Friday, May 14, 2010
It's 20 degrees when we leave the cabin this morning and head straight for Soda Butte Cone where a carcass was reported last night.
The carcass is down in the creek and hard to see, though three wolves from the Silver Pack are on it - 147M, the 08 female and 753F.
The '08 female comes up first and heads for the river bank. She is gray with a dark saddle and some brown around her ears. She looks really healthy.
All I can see of 753F is her light gray fur and collar.
The 08 female heads up the slope above the creek into the trees. Coyotes are yipping madly.
We can't see the other two wolves so we drive toward the confluence hoping to catch the wolves when they leave the carcass and return to the den.
Back and forth in the dance of wolf watchers, we stop at Hikers Bridge, then Hitching Post, and the next turnout, and the next, and then decide to look for bears.
Tower Road opens today. Anxious to see if Rosie has cubs this year, we drive up Tower Road, which opens today.
There are no black bears along the road or in the meadows of Rainy Lake and Calcite Springs this morning, so we hike into Yancy's Hole instead.
The stagecoach road is covered with wolf tracks; bison and elk graze in the meadow. A small black bear is foraging in the middle of the meadow.
He ignores us, milling about, munching grass. The bear walks over to a slope of scree and crawls in between the rocks.
He may be eating something, but it looks like he's scratching himself. The bear climbs out of the rocks and ambles toward the picnic tables and covered area for the stagecoach dinner.
He is just having his bear day, doing what bears do, an enviable picture of contentment. Not very big, about 175 lbs, he must be a 2 year old.
He walks to a tree, stands up and scratches his back, wiggling.
We cross the stream and walk into the woods.
I have forgotten what a beautiful place this is - such a variety of terrain: the woods, rocky slopes, open meadow, wildflowers just beginning to bloom.
We cross another stream on a log split in half. Deer graze on a slope. The trail climbs and descends past the stream and a water fall, stretching to the Yellowstone River canyon.
The trail continues high above the river. Two black bears amble along on the opposite slopes, grazing between and behind trees.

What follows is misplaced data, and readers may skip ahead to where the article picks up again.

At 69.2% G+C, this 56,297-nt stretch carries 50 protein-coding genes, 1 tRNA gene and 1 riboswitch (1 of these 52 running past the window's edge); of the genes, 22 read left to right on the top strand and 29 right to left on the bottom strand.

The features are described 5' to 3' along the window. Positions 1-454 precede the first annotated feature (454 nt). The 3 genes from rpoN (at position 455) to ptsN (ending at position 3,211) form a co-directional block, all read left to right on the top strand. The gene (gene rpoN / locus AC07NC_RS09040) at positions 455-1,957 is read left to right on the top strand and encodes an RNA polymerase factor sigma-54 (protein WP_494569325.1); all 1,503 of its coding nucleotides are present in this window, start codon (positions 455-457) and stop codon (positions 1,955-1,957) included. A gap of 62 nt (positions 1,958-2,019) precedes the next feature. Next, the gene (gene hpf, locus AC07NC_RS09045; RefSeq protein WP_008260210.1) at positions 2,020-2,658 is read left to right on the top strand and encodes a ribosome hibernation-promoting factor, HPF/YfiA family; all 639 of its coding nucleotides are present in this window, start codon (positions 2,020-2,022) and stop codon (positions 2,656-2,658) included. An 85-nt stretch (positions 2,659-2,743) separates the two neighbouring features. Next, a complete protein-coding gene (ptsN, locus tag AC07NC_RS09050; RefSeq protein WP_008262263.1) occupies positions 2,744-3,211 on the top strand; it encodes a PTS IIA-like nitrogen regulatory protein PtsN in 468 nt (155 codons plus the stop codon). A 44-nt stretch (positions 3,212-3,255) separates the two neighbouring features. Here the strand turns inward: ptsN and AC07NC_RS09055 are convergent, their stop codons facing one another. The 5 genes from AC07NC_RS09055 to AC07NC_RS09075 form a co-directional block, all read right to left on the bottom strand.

We sit on flat rocks, watching the bears when a pale gray coyote pops up right in front of us. All of us are a bit startled. He has a collar and is very pretty.
A minute later another coyote, golden in color, trots behind us. She stops and stares at us and then the pair trots off down the trail.
She is nursing, so they must be on their way back to their den.
The trail continues along the river canyon and then turns southeast, climbing steeply out of the woods to the meadows above the river.
The last part of the loop is a long walk through the rolling hills above Yancy's Hole. We pass a small group of elk cows and antelope does.
The elk dash away when they see us, but the antelope remain, cautiously watching us and we wonder why they don't run - we never get close to antelope.
Then we notice these two are pregnant. Their eyes follow us as we back away from the trail and pass them.
We check the coyote's den at Roosevelt and all is quiet. But the flicker who has built its nest in the sign at Tower
Junction pokes his head out of the entrance and hops on top of the sign and looks around. Flickers are very pretty birds, speckled brown and white with bright red under their tails.
On the eastern edge of Lamar Canyon an osprey sits in her nest high above the river and calls and calls to her mate. He sits in a nearby tree and preens.
Driving through Lamar Valley, we look for wolves and bears and moose, trying to soak in as much of the Park as possible.
They are all back in the trees on this warm evening.
Author - Christine Baleshta
Photography - Tim Springer
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